When Carlos Guillen and the Tigers walked off with a win last night, they handed the plummeting Pirates their seventh straight defeat, sending their record to 23-39. At some point, one would expect the Pirates’ annual game of low-winning-percentage limbo to reach a point of diminishing returns, but this year’s club hasn’t been content to fail unspectacularly; even mired in the midst of their 18th consecutive sub-.500 season, the Pirates are pushing the limits of how early mathematical elimination can arrive.

Here are the Pirates’ seasonal winning percentages during what can be defined very, very loosely as the Neal Huntington Era (Huntington was hired in September of 2007; sources differ on how long we should wait before holding a GM responsible for his team’s actions, but I think we can all agree that the Pirates’ 9-19 record that month should fall squarely on outgoing GM Dave Littlefield’s shoulders):

The labels on the right are a little jumbled, but, as if there were any doubt, yeah, downward trend is what it’s indicating there. All four of these teams started their seasons at 1.000% after winning their first games, making the graph of their seasonal trajectories look that much more depressing.

Would you believe that the 2010 squad's expected record is even worse? As in, a lot worse? Believe it or not, the Pirates are extremely fortunate to have 23 wins to their credit. They’ve scored scored 201 runs and allowed 346, giving them a Pythagenpat record of 17-45 (and it took them several decimal places to secure that 17th expected win). That 6-win gap between their actual and expected records is the largest of any team in baseball. If the Rays are renaissance men, excelling in all aspects of the game, the Pirates can only be called medieval men: they rank 27th in team TAv (.244), 26th in team SIERA (4.54), 29th in PADE (-4.72), and, just for good measure, 28th in eqBRR (-6.6). That’s an impressive degree of ineptitude.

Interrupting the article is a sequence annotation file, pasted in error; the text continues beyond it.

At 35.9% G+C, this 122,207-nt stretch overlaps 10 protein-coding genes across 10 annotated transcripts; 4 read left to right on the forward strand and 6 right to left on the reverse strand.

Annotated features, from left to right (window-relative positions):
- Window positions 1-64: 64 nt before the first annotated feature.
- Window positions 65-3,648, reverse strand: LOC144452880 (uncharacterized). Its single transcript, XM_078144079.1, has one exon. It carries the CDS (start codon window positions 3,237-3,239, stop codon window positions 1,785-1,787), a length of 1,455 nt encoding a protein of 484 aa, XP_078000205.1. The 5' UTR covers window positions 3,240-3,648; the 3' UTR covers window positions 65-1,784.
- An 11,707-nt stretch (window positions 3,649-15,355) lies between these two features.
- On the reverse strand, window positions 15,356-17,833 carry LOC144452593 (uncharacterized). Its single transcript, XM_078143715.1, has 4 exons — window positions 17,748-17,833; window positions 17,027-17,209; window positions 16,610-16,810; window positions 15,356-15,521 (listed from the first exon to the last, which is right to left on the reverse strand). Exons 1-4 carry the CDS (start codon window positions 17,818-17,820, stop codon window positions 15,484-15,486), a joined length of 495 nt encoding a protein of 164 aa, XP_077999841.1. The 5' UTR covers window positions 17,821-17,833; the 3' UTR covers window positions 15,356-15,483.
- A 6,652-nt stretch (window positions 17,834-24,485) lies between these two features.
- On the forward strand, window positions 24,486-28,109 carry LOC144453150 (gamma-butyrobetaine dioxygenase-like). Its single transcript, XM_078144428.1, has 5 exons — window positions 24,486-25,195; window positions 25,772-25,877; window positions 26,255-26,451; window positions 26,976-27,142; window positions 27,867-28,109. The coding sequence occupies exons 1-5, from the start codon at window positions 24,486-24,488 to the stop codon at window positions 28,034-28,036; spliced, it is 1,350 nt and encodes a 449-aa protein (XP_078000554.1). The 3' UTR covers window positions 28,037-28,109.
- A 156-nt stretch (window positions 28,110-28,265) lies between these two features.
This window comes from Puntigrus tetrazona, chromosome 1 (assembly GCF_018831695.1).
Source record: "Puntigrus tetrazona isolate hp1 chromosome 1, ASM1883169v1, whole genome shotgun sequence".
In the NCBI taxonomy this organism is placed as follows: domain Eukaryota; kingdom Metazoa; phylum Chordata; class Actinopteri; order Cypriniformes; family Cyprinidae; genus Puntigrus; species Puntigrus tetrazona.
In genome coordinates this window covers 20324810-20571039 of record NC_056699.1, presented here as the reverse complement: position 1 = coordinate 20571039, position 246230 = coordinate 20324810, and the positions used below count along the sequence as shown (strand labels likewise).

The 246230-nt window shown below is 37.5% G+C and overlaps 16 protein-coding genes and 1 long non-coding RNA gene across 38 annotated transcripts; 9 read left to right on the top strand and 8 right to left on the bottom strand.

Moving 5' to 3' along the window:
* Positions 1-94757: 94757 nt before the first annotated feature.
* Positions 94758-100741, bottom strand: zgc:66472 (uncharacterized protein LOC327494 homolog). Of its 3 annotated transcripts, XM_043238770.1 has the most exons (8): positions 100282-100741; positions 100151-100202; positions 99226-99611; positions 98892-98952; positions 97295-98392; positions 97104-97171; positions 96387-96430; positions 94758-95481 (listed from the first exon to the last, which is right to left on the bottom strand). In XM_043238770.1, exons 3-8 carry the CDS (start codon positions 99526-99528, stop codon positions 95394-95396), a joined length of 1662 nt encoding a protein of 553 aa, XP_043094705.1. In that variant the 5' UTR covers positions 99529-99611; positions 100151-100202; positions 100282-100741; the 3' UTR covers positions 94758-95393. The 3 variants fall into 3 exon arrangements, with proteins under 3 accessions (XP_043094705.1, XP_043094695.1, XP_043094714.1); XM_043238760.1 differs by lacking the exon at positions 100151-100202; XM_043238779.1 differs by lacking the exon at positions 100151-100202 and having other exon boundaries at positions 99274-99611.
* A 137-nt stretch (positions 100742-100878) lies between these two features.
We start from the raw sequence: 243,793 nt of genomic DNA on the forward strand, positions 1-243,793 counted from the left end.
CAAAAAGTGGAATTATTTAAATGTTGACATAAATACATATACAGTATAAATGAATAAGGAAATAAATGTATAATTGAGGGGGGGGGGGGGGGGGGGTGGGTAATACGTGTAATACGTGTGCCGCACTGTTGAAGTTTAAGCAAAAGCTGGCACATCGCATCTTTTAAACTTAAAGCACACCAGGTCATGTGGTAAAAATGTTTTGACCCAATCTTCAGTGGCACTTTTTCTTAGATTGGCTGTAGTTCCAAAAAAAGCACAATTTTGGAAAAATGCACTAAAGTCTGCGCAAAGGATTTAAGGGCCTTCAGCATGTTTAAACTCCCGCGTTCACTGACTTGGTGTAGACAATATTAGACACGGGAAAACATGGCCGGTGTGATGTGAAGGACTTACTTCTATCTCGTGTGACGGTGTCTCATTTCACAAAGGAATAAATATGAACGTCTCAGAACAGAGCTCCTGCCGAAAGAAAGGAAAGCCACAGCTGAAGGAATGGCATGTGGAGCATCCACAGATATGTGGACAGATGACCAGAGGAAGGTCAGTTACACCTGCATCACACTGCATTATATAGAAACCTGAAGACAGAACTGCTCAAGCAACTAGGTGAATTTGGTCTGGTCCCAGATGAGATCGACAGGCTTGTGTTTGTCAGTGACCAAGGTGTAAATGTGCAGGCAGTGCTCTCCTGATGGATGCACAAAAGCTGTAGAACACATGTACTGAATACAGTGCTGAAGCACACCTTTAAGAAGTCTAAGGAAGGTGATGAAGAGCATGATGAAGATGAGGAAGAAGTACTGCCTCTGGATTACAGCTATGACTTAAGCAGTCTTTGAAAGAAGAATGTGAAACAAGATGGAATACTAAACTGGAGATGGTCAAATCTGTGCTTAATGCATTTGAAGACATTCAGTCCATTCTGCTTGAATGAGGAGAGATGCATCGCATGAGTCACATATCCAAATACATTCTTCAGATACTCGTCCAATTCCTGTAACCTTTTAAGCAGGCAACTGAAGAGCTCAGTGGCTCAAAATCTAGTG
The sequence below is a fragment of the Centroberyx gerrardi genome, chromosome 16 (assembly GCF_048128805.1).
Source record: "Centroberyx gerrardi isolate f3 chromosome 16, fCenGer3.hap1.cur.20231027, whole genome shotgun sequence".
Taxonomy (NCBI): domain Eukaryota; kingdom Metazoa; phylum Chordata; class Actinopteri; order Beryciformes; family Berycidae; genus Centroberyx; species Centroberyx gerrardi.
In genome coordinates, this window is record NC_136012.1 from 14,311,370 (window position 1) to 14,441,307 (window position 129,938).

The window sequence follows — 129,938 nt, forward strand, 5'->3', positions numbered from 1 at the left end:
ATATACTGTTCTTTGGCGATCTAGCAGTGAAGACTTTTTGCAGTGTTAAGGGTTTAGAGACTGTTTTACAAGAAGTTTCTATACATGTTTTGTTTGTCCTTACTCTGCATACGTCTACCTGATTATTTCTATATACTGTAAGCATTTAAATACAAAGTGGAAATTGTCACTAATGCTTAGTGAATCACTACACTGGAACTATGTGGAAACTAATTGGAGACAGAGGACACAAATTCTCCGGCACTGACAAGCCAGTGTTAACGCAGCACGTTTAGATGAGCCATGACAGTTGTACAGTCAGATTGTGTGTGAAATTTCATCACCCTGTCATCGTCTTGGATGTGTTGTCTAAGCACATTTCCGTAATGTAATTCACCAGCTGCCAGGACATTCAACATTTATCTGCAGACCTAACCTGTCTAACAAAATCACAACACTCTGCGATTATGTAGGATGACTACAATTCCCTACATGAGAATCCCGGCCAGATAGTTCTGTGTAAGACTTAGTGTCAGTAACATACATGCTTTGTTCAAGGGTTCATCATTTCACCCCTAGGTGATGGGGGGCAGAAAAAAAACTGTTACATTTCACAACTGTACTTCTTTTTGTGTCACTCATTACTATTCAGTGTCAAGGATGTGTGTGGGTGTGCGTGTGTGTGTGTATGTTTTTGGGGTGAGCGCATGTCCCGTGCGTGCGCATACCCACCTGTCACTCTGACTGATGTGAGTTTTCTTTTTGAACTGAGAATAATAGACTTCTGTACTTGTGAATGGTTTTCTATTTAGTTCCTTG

Maybe it’s time for a subtle name change, like the one that preceded the Rays’ reversal; nothing drastic, just something different enough to sell a few jerseys and distance the current club from its recent legacy of losing (the Pittsburgh Picaroons, perhaps). Of course, what the Pirates could really use is another approach borrowed from the Rays that would prove more difficult to implement: a series of adept trades, accompanied by an infusion of young talent. The Pirates have certainly had their trading shoes on in recent years, but the returns have been mixed; buying low on Jose Tabata seems to have been an inspired move, but Andy LaRoche, the centerpiece of the Jason Bay divestiture, has mysteriously lost his mojo. Most of the other major-league products of recent Pittsburgh player swaps have done little but keep their roster spots warm.

Is there any hope on the horizon? The Pirates’ motley crew of position players is tied for 4th-youngest in the majors this season, but there’s not a whole lot in that group to get excited about, aside from Andrew McCutchen, newly minted major leaguer Tabata, and the impending arrival of Pedro Alvarez. The Pirates’ pitching is on the old side, at 29.3, and unless Brad Lincoln makes you weak at the knees, you’d be wise to avert your eyes.

A few months ago, Kevin Goldstein ranked the Pirates 21st in his annual organization report, adding that, “While unquestionably a better system than it was a year ago, the transformation of the Pirates from perennial laughingstock to a consistent competitor is still in the very early stages.” Kevin cited the organization’s “need to remain aggressive in the draft,” and to their credit, the Pirates seem to have recognized and addressed that need, taking high-upside arms in Jameson Taillon and Stetson Allie with their first and second picks, respectively. The Pirates went pitching-heavy in subsequent rounds, as well, selecting hurlers with 32 of their 50 picks. However, 20 of those 32 are high schoolers, meaning that their impact likely won’t be felt for several years (assuming that it’s ever felt at all). Credit Huntington for not drafting to save his job; according to Kevin, “If [Taillon and Allie] sign, it’s a massive haul.” Unfortunately, it’s also unlikely to be reflected in the Pirates’ major-league record before their consecutive losing season streak turns 20.

Edit: In the time it took me to write this, the Pirates lost again. You leave them alone for one second…

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How do they look if you remove the two big blowouts in the beginning of the year?
Free Alvarez.